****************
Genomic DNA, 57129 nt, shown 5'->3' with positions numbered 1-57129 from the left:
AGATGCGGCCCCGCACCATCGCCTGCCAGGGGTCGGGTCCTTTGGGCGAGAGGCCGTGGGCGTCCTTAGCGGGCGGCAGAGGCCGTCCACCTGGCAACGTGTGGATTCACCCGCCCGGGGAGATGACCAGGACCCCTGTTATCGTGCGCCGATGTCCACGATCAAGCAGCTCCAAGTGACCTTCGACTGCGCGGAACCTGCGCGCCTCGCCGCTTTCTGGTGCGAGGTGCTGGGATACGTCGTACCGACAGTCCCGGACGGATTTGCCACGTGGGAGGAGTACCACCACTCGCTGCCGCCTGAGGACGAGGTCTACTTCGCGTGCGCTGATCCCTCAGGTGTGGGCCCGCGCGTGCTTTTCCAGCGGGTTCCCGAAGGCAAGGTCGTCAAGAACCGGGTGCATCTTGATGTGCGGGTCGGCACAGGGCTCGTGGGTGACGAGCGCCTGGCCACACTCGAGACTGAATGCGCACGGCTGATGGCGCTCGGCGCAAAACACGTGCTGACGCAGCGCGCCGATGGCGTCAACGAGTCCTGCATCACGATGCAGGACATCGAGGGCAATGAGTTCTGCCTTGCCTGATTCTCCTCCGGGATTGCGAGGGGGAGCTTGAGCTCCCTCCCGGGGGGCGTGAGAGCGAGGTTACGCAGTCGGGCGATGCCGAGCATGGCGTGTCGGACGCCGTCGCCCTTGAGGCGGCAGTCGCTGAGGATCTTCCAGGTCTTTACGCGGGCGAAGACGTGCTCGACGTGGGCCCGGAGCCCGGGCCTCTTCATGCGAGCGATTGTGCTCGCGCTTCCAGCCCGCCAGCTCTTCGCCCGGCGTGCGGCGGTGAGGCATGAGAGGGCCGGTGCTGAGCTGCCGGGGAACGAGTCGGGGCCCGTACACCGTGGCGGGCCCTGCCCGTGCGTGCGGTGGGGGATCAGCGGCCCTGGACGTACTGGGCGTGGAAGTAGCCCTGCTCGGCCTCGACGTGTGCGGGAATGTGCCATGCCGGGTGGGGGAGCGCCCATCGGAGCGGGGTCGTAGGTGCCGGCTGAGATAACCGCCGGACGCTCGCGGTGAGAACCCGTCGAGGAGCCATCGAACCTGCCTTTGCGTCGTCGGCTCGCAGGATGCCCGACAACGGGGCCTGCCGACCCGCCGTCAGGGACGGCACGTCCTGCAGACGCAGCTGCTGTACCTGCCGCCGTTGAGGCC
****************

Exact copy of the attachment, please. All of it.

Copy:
Genomic DNA, 57129 nt, shown 5'->3' with positions numbered 1-57129 from the left:
AGATGCGGCCCCGCACCATCGCCTGCCAGGGGTCGGGTCCTTTGGGCGAGAGGCCGTGGGCGTCCTTAGCGGGCGGCAGAGGCCGTCCACCTGGCAACGTGTGGATTCACCCGCCCGGGGAGATGACCAGGACCCCTGTTATCGTGCGCCGATGTCCACGATCAAGCAGCTCCAAGTGACCTTCGACTGCGCGGAACCTGCGCGCCTCGCCGCTTTCTGGTGCGAGGTGCTGGGATACGTCGTACCGACAGTCCCGGACGGATTTGCCACGTGGGAGGAGTACCACCACTCGCTGCCGCCTGAGGACGAGGTCTACTTCGCGTGCGCTGATCCCTCAGGTGTGGGCCCGCGCGTGCTTTTCCAGCGGGTTCCCGAAGGCAAGGTCGTCAAGAACCGGGTGCATCTTGATGTGCGGGTCGGCACAGGGCTCGTGGGTGACGAGCGCCTGGCCACACTCGAGACTGAATGCGCACGGCTGATGGCGCTCGGCGCAAAACACGTGCTGACGCAGCGCGCCGATGGCGTCAACGAGTCCTGCATCACGATGCAGGACATCGAGGGCAATGAGTTCTGCCTTGCCTGATTCTCCTCCGGGATTGCGAGGGGGAGCTTGAGCTCCCTCCCGGGGGGCGTGAGAGCGAGGTTACGCAGTCGGGCGATGCCGAGCATGGCGTGTCGGACGCCGTCGCCCTTGAGGCGGCAGTCGCTGAGGATCTTCCAGGTCTTTACGCGGGCGAAGACGTGCTCGACGTGGGCCCGGAGCCCGGGCCTCTTCATGCGAGCGATTGTGCTCGCGCTTCCAGCCCGCCAGCTCTTCGCCCGGCGTGCGGCGGTGAGGCATGAGAGGGCCGGTGCTGAGCTGCCGGGGAACGAGTCGGGGCCCGTACACCGTGGCGGGCCCTGCCCGTGCGTGCGGTGGGGGATCAGCGGCCCTGGACGTACTGGGCGTGGAAGTAGCCCTGCTCGGCCTCGACGTGTGCGGGAATGTGCCATGCCGGGTGGGGGAGCGCCCATCGGAGCGGGGTCGTAGGTGCCGGCTGAGATAACCGCCGGACGCTCGCGGTGAGAACCCGTCGAGGAGCCATCGAACCTGCCTTTGCGTCGTCGGCTCGCAGGATGCCCGACAACGGGGCCTGCCGACCCGCCGTCAGGGACGGCACGTCCTGCAGACGCAGCTGCTGTACCTGCCGCCGTTGAGGCC